Professor PEP Petros DSc DS (UWA) PhD (Uppsala) MB BS MD (Syd) FRCOG (Lond)31/93 Elizabeth Bay Rd, Elizabeth Bay NSW 2011 AUSTRALIAReconstructive Pelvic Floor Surgeon and Certified Urogynaecologist (retired)Formerly University of NSW Professorial Dept of Surgery, St Vincent’s Hospital Sydney (retired)Adjunct Professor, University of Western Australia School of Mechanical and Chemical Engineering, Perth WA (current)Tel 61 2 9361 3853 Cellphone (AUST) 61 411 181 731Email firstname.lastname@example.org website www.integraltheory.org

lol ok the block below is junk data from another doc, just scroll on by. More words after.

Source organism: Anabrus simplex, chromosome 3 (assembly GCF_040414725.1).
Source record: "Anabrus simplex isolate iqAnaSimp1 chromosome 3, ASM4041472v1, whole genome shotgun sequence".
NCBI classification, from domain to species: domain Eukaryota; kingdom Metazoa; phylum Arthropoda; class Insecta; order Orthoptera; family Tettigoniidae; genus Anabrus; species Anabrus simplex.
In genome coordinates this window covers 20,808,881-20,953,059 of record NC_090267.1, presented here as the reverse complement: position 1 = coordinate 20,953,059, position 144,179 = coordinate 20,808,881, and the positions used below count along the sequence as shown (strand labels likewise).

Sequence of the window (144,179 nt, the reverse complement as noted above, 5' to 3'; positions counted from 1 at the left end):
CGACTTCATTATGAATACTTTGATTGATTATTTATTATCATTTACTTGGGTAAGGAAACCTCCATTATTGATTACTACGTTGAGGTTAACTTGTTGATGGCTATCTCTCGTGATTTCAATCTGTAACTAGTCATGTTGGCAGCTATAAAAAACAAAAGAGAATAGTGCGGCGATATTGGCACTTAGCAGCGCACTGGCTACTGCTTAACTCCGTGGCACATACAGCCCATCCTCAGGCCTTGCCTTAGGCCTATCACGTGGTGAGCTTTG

BJOG-20-2353.R2 What should we believe when systematic reviews disagree?For many years, uterine balloon tamponade (UBT) has been used to treat severe postpartum haemorrhage (PPH), despite a lack of randomised trials to demonstrate its effectiveness. With commercial devices being expensive, clinicians in low resource settings have made their own using 2 low-cost, widely available items (Foley catheters and condoms). Public health experts have been so confident of their benefit that large programmes have been set up to disseminate the necessary skills worldwide.Recently, however, the global maternal health community has been thrown into disarray when not one, but two randomised controlled efficacy trials suggested that outcomes with condom catheter UBTs were actuallyworse than normal care in low resource settings. The Cochrane meta-analysis concluded that “in [low resource] settings, balloon tamponade [should be] only introduced alongside multi‐system improvements in PPH care” (Kellie et al. Cochrane Database of Systematic Reviews 2020(7): CD013663).Systematic reviews may be the pinnacle of evidence-based medicine, but even they can differ in how to interpret evidence. And so, proponents of the condom catheter conducted their own systematic review with far wider inclusion criteria – they not only included the randomised trials but examined success rates from 15 non-randomised trials and 69 case series (Suarez et al. Am J Obstet Gynecol 2020;222(4):293.e1–e52). Furthermore, the primary outcome was the success rate of the technique (overall 86%) rather than the risk of morbidity and mortality compared to controls, as used in the Cochrane review. This is problematic, as reported ‘success rates’ without controls can be very difficult to interpret: in initial case series misoprostol showed similar success rates against life-threatening haemorrhage before RCTs eventually showed it to be less effective than oxytocin.A third version of the same review is published today by a WHO team (Pingray et al. BJOG 2021;XXX,XXX). This time they include only 4 high quality studies in which UBT was compared to standard care. With a composite maternal morbidity / mortality outcome, they found no evidence of benefit and concluded that “the effect … is unclear, as is the role of the type of device and the setting”. WHO studies are now underway to address this uncertainty.But why is this all so important? The difficulty comes because the World Health Organisation has been updating its guidance on PPH management, and had to declare a position on UBT. The recently-published guideline, drawn up by independent experts, accepts the validity of the RCTs but recognises that there is wide acceptability of the technique and that the evidence of harm is only for condom catheters and onlyin resource-poor settings. They put a high emphasis on minimising harm and conclude that UBTs should only be used in settings where there is already a good standard of care, including recourse to blood transfusion and surgery if needed (WHO. Geneva: World Health Organization; 2021).Until further studies are published, the debate will continue. But this episode shows how the choice of inclusion criteria and outcomes in systematic reviews are critical, both for their conclusions, and for global policy.